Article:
For many visitors, Yogyakarta is often little more than a pit stop en route to the ancient Buddhist temple of Borobudur. But mention the Javanese city to Indonesians and their faces light up with wistful affection. Better known as Jogja to locals, Yogyakarta is Java’s cultural and geographical heart, the former capital and home to the only active monarchy in the country. The city and the surrounding autonomous region are ruled by Sri Sultan Hamengkubuwono X, whose family has reigned since before the Dutch arrived in the late 16th century.
It’s a city where traditions are kept alive, including the culinary ones. While locals have long loved Jogja’s unique cuisine, it was only after the city was featured on Netflix’s Street Food in April this year that the city found a spot on international foodies’ radar.
“Jogja cuisine is basically sweet, which makes it easy for people from different backgrounds to like it,” says Kalika Prajna, a local tour guide with Yogyakarta Night Walking and Food Tours, which introduces visitors to some specialities the area is known for.
One such heritage dish is jajan pasar, sweet snacks made from combinations of rice flour, sticky rice, cassava and coconut – and the star offering at Mbah Satinem’s stall. Every morning, since 1963, Mbah Satinem has set up her business on the corner of Jalan Bumijo and Jalan Pangeran Diponegoro. Mbah is the honorific of “grandma”, a title she’s earned through age and experience, as well as conventionally – her middle-aged daughter Mukinem, herself a mother, now works beside her.
Along with a wall of other customers standing around patiently, I watch as Mbah Satinem moves about her work with expert precision. From a basket at her feet, Mukinem takes a portion-cut banana leaf and hands it to her mother whose arms dart back and forth as she fills the leaf with a large bowl of sticky rice, followed by a generous serving of shredded coconut. In between serves, Mbah Satinem skilfully cuts her speciality, lupis (a cake made from glutinous rice) using a taut piece of string held between her gnarled fingers. Placing a few slices atop the rice, she drizzles thick palm sugar syrup over the top, folds the flat banana leaf into a cone and hands it to a waiting customer.
The ever-smiling Mbah Satinem, who made an appearance on Street Food, reflects that before the show, “there were no foreigners that wanted to buy lupis, usually only people around here or people from Jakarta.” For her, the international exposure has meant a new stream of clientele.
Mukinem adds, “God willing, I will continue selling lupis here. If people are looking for lupis, they know to come straight here.”
From one mbah to another
At the 2018 edition of the Ubud Food Festival, I spoke to founder and director Janet DeNeefe about “the most unique dining experience of [her] life”. She was referring to an unforgettable meal at Mbah Marto’s catfish restaurant. Coming from an Indonesian restaurateur of over 30 years, it was no small praise, and I knew I had to check it out for myself.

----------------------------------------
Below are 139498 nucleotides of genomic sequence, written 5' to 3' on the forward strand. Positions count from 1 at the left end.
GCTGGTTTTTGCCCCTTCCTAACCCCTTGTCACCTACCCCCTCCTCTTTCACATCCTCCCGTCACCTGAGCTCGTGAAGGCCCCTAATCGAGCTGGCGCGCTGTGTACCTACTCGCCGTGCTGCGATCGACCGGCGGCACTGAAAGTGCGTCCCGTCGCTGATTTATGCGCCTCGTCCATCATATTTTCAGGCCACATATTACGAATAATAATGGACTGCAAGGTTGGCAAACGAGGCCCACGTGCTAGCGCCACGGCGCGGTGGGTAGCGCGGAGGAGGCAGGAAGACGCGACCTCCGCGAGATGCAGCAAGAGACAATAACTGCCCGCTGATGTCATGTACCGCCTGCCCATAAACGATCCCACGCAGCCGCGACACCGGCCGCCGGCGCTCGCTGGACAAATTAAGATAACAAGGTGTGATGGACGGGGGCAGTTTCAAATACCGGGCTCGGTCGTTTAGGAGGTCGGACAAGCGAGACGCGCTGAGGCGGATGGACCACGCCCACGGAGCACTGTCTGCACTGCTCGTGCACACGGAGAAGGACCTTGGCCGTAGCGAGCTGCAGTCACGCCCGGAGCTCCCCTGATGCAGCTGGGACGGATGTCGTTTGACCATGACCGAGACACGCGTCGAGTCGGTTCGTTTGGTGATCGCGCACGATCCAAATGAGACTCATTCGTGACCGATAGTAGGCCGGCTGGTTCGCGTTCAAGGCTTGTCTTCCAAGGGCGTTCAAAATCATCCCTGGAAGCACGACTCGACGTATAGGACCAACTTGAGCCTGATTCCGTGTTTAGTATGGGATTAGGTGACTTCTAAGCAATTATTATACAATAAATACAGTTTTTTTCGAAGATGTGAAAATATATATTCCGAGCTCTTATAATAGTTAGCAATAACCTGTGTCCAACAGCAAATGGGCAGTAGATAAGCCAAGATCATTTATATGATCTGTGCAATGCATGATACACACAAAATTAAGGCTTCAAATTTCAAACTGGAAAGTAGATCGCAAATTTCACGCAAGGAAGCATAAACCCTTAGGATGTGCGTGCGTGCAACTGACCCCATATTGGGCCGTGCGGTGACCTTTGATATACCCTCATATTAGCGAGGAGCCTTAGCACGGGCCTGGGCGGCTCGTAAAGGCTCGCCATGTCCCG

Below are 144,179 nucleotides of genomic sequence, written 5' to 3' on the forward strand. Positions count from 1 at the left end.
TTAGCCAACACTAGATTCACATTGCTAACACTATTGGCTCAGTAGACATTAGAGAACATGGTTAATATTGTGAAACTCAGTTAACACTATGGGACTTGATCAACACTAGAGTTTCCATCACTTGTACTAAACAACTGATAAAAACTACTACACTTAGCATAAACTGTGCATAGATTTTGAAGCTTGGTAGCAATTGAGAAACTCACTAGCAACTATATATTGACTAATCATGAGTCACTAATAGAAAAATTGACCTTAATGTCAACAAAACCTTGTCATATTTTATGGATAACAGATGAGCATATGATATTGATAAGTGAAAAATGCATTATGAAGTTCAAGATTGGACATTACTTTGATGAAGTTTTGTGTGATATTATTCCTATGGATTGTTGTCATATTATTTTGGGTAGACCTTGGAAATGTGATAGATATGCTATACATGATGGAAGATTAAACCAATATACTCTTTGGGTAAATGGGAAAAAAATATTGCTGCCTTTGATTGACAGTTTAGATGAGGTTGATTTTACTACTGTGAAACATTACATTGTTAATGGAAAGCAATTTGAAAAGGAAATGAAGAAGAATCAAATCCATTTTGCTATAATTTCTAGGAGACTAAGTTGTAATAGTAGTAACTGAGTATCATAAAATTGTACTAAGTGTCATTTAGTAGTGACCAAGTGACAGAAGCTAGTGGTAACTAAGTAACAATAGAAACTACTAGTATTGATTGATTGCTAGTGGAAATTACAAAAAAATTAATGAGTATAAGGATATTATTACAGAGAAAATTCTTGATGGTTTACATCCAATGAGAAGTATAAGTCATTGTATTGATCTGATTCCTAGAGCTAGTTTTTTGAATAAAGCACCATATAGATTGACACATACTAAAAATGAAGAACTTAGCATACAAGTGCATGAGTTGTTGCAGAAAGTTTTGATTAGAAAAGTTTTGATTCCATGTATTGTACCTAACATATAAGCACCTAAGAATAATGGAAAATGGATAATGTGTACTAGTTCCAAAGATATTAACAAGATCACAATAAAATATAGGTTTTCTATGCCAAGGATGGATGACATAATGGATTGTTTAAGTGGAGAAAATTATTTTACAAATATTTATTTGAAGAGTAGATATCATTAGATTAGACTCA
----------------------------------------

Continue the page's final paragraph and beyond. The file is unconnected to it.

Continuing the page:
The restaurant where Mbah Marto creates this mythical mangut lele (grilled catfish) dish is found within a simple four-room brick house, located down a narrow lane 20 minutes south from the city centre. Mbah Marto has been cooking smoked catfish since the 1960s, and is said to be in her 10th, 11th or even 13th decade, a little mystery that befits such a culinary legend. With a sense of intrigue, I step into the restaurant.
The front two rooms are painted a bright pandan green and outfitted with bench tables, with more seating on the terrace. There are no menus and no wait staff. Instead diners must walk past the scullery, to serve themselves directly from the pawon (kitchen).
“The food here is laden with childhood nostalgia”
Inside the pawon, a tiny, wiry woman sits in a corner, pounding candlenuts, shallots, ginger and garlic in a mortar and pestle. This is Mbah Marto, the matriarch and the hardest worker in this operation. Now permanently hunched over from her years of toil, she shuffles and swivels from her squatting position, gently stirring the massive cauldrons of hot chilli sauce, and tending the woks of catfish simmering in the finished sauce.
Pots are spread across the concrete floor, where fires fuelled with coconut husks are set among piles of ash. The smoke is so thick and the room so blackened that the bolts of sunlight streaming through ceiling ventilation holes resemble laser beams. But this fire is what lends the fish a distinctive and satisfying smokiness.
On the other side of a room, a bamboo bed-shaped structure is laden with tubs of local dishes: opor ayam (chicken cooked in coconut milk), krecek (fried cow skin) and gudeg (jackfruit and coconut). Jiyok, a smiling kitchen assistant, hands me a couple of the catfish sticks, while I tentatively fill my plate with rice and some sides.